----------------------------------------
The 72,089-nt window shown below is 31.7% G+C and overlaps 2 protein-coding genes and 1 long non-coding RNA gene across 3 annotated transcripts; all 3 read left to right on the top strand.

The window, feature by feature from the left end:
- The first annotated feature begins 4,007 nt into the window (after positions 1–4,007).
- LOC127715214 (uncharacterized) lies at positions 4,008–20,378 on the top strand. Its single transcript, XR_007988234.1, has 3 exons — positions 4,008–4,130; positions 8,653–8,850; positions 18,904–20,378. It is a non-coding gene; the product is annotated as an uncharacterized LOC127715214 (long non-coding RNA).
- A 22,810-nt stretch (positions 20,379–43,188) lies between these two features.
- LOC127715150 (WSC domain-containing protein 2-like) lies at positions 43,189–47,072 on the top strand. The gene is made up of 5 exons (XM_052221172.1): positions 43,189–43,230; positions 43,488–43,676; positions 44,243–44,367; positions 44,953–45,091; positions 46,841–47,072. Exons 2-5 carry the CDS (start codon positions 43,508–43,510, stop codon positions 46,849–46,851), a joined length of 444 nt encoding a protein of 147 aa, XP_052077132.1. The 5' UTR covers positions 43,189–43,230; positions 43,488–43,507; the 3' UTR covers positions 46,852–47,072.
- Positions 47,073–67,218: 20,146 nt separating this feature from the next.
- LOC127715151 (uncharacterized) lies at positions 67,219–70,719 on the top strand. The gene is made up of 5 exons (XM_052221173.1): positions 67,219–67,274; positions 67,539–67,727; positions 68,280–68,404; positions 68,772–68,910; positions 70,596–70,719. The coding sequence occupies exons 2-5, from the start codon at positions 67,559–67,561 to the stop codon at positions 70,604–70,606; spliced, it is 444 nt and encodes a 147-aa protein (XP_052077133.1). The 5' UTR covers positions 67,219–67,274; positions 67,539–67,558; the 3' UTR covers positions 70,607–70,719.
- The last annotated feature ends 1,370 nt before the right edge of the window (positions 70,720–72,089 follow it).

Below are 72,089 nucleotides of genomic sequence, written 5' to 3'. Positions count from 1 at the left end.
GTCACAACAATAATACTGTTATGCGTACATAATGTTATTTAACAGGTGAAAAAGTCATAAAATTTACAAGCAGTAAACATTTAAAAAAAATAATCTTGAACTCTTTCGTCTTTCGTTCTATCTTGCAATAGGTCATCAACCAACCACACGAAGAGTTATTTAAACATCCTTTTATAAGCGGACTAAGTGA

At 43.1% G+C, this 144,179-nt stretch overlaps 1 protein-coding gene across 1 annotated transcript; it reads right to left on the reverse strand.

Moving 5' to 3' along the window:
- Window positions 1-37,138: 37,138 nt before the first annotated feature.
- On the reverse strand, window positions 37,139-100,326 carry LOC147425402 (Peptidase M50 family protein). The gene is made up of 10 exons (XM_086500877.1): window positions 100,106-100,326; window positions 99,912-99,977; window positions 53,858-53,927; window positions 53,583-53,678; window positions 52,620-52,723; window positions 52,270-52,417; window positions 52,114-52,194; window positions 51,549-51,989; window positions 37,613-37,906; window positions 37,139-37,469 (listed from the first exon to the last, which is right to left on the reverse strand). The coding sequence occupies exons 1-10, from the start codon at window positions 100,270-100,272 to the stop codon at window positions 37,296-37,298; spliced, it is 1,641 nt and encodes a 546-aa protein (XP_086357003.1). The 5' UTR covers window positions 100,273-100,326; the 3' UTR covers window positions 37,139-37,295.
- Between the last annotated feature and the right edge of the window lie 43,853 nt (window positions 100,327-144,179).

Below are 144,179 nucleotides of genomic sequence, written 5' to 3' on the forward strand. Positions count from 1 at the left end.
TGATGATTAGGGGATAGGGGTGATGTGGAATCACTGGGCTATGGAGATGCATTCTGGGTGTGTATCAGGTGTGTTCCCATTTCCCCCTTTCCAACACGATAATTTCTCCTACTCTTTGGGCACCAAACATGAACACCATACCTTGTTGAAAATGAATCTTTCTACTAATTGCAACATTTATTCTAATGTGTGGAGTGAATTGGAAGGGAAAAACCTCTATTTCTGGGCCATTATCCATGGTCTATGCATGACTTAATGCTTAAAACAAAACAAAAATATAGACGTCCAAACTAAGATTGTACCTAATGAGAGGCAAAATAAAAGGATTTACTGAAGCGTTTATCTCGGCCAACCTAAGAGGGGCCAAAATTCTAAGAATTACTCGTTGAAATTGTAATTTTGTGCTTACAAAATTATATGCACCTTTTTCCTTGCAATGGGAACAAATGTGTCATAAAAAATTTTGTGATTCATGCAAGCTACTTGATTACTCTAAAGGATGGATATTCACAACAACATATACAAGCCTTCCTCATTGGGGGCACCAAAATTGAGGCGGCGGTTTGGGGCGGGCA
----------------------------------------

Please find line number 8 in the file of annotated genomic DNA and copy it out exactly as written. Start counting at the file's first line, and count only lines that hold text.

- LOC127715151 (uncharacterized) lies at positions 67,219–70,719 on the top strand. The gene is made up of 5 exons (XM_052221173.1): positions 67,219–67,274; positions 67,539–67,727; positions 68,280–68,404; positions 68,772–68,910; positions 70,596–70,719. The coding sequence occupies exons 2-5, from the start codon at positions 67,559–67,561 to the stop codon at positions 70,604–70,606; spliced, it is 444 nt and encodes a 147-aa protein (XP_052077133.1). The 5' UTR covers positions 67,219–67,274; positions 67,539–67,558; the 3' UTR covers positions 70,607–70,719.